Noreika remains “very optimistic about the power of innovation to improve banking, expand access, and deliver better products and services in more affordable and sustainable ways.” He credited the innovation as coming from both within the banking system itself, and from outside the system (including from marketplace lenders). As the marketplace lending industry continues to grow, Noreika noted that some companies would like to become a bank and many others are choosing to partner with banks, while others are pursuing different paths. “Whatever business model and long-term path you choose to achieve your business goals, the future is bright. You are changing how financial services are delivered, and in some ways, you are raising the bar for what consumers of financial services should expect. The market domestically and internationally has plenty of room to grow, and today in Washington there is real energy around reducing unnecessary regulatory burden and promoting economic opportunity. Those are good reasons to be optimistic,” he stated.

Posted on Thursday, September 14 2017 at 9:00 am by
CFPB Issues First No-Action Letter To Marketplace Lender

Written by Eamonn Moran

On September 14, 2017, the Consumer Financial Protection Bureau (CFPB or Bureau) issued its first no-action letter to Upstart Network, Inc., a company based in San Carlos, California that provides an online lending platform for consumers to apply for personal loans, including credit card refinancing, student loans, and debt consolidation. Upstart evaluates consumer loan applications using traditional factors such as credit score and income, and incorporates alternative data (non-traditional sources of information) such as education and employment history in making credit and pricing decisions.

According to the CFPB, the objective of the no-action letter program is to “facilitate consumer-friendly innovations where regulatory uncertainty may exist for certain emerging products or services.” The CFPB’s Project Catalyst, an initiative designed to encourage consumer-friendly developments in the consumer financial marketplace, facilitates the no-action letter program.

Under the terms of the no-action letter issued by Bureau staff, Upstart will regularly report certain information to the CFPB regarding the loan applications it receives, how it decides which loans to approve, and how it will mitigate risk to consumers, as well as information on how its model expands access to credit for traditionally underserved populations. The CFPB states that it “expects that this information will further its understanding of how these types of practices impact access to credit generally and for traditionally underserved populations, as well as the application of compliance management systems for these emerging practices.” The no-action letter expires three years from its issuance, but the company may seek a renewal.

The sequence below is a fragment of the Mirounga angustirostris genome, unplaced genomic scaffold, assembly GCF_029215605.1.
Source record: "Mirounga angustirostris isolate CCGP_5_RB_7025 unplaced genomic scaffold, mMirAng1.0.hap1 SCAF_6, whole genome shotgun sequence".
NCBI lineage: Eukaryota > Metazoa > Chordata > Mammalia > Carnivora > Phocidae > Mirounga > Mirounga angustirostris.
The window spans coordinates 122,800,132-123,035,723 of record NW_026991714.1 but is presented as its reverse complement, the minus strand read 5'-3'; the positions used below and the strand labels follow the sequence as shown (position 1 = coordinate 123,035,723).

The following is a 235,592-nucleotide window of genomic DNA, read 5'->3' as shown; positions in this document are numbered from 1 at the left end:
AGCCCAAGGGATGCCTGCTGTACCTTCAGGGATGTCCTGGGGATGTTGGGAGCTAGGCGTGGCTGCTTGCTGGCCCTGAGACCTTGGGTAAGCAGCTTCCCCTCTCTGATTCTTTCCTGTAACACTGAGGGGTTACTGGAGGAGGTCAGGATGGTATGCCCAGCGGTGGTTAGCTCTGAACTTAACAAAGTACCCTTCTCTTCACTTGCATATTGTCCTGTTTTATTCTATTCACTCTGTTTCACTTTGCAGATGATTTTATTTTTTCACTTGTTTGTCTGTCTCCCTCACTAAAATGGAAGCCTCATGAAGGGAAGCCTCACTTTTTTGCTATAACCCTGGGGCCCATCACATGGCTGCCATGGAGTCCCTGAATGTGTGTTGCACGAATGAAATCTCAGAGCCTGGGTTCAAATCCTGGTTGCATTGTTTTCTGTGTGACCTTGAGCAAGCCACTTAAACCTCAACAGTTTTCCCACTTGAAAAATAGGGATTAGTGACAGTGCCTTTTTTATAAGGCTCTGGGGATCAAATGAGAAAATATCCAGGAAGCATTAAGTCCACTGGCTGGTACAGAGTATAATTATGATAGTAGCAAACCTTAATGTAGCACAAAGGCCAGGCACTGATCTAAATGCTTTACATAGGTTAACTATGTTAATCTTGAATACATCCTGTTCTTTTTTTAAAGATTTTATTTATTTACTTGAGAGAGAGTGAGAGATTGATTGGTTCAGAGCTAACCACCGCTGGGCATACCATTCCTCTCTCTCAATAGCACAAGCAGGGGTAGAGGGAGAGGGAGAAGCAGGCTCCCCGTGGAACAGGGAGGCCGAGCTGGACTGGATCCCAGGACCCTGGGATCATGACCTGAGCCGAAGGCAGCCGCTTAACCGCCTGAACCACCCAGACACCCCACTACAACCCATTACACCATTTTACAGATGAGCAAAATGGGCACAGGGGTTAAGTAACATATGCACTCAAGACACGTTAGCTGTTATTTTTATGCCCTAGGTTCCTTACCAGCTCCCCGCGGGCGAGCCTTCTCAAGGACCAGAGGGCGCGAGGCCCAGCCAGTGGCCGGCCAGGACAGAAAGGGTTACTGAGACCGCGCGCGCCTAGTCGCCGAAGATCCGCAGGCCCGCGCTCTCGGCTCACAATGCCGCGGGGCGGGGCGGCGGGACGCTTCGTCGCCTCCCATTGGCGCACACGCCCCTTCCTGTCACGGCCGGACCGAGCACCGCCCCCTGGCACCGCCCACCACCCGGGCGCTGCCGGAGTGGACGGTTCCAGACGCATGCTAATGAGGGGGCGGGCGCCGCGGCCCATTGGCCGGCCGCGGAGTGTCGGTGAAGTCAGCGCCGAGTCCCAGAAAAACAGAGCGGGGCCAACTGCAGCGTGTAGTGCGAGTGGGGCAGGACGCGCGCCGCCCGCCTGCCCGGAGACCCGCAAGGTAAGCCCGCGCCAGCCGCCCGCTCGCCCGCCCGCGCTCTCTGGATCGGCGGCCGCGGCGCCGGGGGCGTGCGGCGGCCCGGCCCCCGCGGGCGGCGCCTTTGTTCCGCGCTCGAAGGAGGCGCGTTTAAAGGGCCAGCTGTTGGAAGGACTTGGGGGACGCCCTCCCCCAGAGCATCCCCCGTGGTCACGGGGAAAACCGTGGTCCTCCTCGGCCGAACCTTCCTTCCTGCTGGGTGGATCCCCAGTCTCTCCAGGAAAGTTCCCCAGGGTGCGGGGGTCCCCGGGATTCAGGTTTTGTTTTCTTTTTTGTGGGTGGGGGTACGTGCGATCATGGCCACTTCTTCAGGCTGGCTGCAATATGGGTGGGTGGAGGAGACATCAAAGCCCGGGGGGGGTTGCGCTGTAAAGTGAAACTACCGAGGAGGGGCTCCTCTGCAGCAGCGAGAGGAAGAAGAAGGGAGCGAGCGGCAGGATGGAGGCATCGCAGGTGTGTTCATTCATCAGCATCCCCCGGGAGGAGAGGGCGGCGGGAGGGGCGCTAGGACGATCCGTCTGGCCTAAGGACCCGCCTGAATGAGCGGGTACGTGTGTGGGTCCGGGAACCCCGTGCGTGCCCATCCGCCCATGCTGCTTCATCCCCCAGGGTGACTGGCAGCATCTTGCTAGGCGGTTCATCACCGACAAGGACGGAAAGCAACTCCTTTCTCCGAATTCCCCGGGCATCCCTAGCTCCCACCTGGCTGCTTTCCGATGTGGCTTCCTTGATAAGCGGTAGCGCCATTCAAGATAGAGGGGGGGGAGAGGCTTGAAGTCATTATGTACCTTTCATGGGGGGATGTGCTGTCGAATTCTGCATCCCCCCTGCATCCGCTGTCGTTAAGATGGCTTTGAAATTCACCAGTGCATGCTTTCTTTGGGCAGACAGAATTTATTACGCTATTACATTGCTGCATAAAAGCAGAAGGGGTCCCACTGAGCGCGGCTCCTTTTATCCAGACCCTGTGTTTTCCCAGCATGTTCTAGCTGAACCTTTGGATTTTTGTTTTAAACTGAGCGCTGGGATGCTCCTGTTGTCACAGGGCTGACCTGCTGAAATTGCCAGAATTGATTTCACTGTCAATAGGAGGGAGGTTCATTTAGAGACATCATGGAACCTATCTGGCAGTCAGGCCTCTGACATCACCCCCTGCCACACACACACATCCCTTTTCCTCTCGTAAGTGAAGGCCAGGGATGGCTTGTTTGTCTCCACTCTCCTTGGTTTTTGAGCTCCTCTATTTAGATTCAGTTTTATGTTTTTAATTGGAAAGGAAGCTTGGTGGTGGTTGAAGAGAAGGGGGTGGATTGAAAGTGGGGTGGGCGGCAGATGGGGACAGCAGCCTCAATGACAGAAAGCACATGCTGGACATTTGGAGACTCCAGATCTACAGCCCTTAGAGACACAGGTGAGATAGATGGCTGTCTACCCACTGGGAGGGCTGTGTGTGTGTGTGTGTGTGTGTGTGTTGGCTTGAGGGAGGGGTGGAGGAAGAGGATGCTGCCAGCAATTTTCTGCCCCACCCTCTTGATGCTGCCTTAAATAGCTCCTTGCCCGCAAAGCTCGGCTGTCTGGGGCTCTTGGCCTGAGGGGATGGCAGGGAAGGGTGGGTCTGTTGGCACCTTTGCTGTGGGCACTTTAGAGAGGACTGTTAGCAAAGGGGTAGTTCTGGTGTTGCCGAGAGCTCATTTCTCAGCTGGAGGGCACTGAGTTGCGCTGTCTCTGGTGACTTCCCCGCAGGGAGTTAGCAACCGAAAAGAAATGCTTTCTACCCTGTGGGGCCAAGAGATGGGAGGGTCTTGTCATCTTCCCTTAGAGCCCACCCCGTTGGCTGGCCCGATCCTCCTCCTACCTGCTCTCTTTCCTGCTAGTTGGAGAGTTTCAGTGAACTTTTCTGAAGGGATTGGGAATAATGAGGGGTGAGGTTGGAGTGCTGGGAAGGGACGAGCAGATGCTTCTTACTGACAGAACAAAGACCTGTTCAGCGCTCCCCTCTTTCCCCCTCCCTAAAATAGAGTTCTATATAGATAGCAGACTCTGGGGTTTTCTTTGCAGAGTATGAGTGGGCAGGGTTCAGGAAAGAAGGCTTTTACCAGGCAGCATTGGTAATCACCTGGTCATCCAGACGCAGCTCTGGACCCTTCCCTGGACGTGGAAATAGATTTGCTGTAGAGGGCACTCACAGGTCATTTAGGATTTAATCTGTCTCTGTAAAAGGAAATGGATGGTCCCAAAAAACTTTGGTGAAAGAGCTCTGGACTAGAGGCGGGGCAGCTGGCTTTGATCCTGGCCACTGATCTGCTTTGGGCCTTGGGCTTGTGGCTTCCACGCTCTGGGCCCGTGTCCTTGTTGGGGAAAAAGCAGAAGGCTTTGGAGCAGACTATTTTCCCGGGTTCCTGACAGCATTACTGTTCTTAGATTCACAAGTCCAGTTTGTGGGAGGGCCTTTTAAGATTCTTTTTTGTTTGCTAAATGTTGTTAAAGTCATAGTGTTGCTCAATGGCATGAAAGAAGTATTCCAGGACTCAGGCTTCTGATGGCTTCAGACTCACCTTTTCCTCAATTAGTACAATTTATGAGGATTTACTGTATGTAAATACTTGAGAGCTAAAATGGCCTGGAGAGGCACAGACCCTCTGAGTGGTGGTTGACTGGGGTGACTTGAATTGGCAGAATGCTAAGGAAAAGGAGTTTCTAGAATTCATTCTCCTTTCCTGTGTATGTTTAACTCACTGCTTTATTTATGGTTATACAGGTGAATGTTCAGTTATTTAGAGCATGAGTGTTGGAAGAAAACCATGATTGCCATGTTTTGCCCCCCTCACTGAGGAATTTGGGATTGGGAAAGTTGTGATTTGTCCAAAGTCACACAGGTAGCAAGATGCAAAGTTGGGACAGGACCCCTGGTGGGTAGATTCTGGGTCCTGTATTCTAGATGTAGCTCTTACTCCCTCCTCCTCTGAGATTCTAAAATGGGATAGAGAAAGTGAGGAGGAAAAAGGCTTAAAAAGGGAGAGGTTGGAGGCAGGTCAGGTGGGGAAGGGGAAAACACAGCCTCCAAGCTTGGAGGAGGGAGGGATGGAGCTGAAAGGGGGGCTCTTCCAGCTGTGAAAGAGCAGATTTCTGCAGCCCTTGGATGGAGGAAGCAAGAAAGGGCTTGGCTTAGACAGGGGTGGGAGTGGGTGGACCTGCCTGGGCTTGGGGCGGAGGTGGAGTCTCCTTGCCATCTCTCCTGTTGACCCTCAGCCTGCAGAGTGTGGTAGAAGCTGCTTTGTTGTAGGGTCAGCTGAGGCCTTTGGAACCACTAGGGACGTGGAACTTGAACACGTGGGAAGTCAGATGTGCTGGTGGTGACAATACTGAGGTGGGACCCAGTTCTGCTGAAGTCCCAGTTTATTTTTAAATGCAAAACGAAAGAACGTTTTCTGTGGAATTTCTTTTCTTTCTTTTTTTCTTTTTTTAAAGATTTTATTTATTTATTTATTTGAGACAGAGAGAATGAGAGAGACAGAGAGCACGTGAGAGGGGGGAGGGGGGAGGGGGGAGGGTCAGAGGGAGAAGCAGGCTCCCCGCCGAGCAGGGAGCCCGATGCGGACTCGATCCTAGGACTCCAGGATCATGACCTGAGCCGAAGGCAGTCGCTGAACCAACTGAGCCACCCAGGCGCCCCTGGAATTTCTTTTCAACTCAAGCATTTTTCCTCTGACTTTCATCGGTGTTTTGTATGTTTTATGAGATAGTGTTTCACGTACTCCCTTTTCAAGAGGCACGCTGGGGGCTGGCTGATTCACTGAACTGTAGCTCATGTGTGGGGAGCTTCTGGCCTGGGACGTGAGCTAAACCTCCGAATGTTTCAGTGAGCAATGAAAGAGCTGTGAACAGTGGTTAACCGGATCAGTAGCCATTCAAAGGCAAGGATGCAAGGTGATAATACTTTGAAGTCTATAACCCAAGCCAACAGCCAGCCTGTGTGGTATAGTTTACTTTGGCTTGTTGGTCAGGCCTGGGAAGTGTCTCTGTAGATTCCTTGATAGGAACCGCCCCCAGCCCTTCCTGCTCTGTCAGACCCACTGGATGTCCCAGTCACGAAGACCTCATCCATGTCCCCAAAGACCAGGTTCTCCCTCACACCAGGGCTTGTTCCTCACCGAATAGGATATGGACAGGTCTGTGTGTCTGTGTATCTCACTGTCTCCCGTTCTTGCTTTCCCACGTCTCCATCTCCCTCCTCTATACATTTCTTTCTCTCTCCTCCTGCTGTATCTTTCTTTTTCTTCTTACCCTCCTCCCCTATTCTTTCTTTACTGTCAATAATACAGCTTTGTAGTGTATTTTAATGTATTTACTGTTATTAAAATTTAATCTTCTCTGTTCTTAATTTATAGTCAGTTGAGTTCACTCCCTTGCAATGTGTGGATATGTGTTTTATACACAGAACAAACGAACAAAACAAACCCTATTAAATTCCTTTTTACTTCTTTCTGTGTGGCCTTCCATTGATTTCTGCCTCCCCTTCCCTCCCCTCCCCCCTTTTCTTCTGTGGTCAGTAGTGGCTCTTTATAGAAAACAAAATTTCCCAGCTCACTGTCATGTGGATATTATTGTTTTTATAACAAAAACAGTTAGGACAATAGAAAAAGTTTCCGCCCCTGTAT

From a compliance perspective, the CFPB’s no-action letter signifies that Bureau staff has no present intent to recommend initiation of supervisory or enforcement action against Upstart with respect to the Equal Credit Opportunity Act (ECOA) and its implementing regulation, Regulation B, as they specifically relate to the company’s model for underwriting and pricing applicants as described in the company’s application materials. The CFPB cautions that this no-action letter is specific to the facts and circumstances of Upstart and “does not serve as an endorsement of the use of any particular variables or modeling techniques.”

This action marks an additional step in the CFPB’s exploration of the use of alternative data to help make credit more accessible and affordable for consumers who are credit invisible or lack sufficient credit history. In February 2017, the CFPB issued a request for information to solicit information concerning the use of alternative data (which could include things such as bill payments for mobile phones and rent, electronic transactions such as deposits and withdrawals, and other information that may be less closely tied to a person’s financial conduct), modeling techniques in the credit process, and the use of emerging technologies for underwriting.